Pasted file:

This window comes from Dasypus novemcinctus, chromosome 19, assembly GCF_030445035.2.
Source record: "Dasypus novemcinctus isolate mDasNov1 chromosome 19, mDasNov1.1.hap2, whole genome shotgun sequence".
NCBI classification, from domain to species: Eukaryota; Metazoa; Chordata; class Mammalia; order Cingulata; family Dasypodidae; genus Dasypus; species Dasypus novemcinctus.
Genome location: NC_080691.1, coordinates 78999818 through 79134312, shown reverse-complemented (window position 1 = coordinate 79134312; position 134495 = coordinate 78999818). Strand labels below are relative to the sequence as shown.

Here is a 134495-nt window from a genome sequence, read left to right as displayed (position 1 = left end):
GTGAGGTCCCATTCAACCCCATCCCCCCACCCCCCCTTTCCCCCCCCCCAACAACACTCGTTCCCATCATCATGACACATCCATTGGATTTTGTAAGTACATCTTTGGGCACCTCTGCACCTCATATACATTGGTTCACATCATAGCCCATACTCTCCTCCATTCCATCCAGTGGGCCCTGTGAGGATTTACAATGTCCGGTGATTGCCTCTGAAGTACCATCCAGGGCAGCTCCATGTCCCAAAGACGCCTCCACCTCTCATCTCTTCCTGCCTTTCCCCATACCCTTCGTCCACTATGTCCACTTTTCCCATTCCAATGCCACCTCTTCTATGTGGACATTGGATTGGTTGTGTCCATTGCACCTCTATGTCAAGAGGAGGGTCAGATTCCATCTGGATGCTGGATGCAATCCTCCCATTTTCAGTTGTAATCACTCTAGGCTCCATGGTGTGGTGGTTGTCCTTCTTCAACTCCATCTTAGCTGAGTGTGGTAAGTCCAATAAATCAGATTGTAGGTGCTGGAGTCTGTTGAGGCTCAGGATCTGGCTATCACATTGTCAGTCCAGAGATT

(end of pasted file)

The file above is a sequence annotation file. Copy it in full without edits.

This window comes from Dasypus novemcinctus, chromosome 19, assembly GCF_030445035.2.
Source record: "Dasypus novemcinctus isolate mDasNov1 chromosome 19, mDasNov1.1.hap2, whole genome shotgun sequence".
NCBI classification, from domain to species: Eukaryota; Metazoa; Chordata; class Mammalia; order Cingulata; family Dasypodidae; genus Dasypus; species Dasypus novemcinctus.
Genome location: NC_080691.1, coordinates 78999818 through 79134312, shown reverse-complemented (window position 1 = coordinate 79134312; position 134495 = coordinate 78999818). Strand labels below are relative to the sequence as shown.

Here is a 134495-nt window from a genome sequence, read left to right as displayed (position 1 = left end):
GTGAGGTCCCATTCAACCCCATCCCCCCACCCCCCCTTTCCCCCCCCCCAACAACACTCGTTCCCATCATCATGACACATCCATTGGATTTTGTAAGTACATCTTTGGGCACCTCTGCACCTCATATACATTGGTTCACATCATAGCCCATACTCTCCTCCATTCCATCCAGTGGGCCCTGTGAGGATTTACAATGTCCGGTGATTGCCTCTGAAGTACCATCCAGGGCAGCTCCATGTCCCAAAGACGCCTCCACCTCTCATCTCTTCCTGCCTTTCCCCATACCCTTCGTCCACTATGTCCACTTTTCCCATTCCAATGCCACCTCTTCTATGTGGACATTGGATTGGTTGTGTCCATTGCACCTCTATGTCAAGAGGAGGGTCAGATTCCATCTGGATGCTGGATGCAATCCTCCCATTTTCAGTTGTAATCACTCTAGGCTCCATGGTGTGGTGGTTGTCCTTCTTCAACTCCATCTTAGCTGAGTGTGGTAAGTCCAATAAATCAGATTGTAGGTGCTGGAGTCTGTTGAGGCTCAGGATCTGGCTATCACATTGTCAGTCCAGAGATT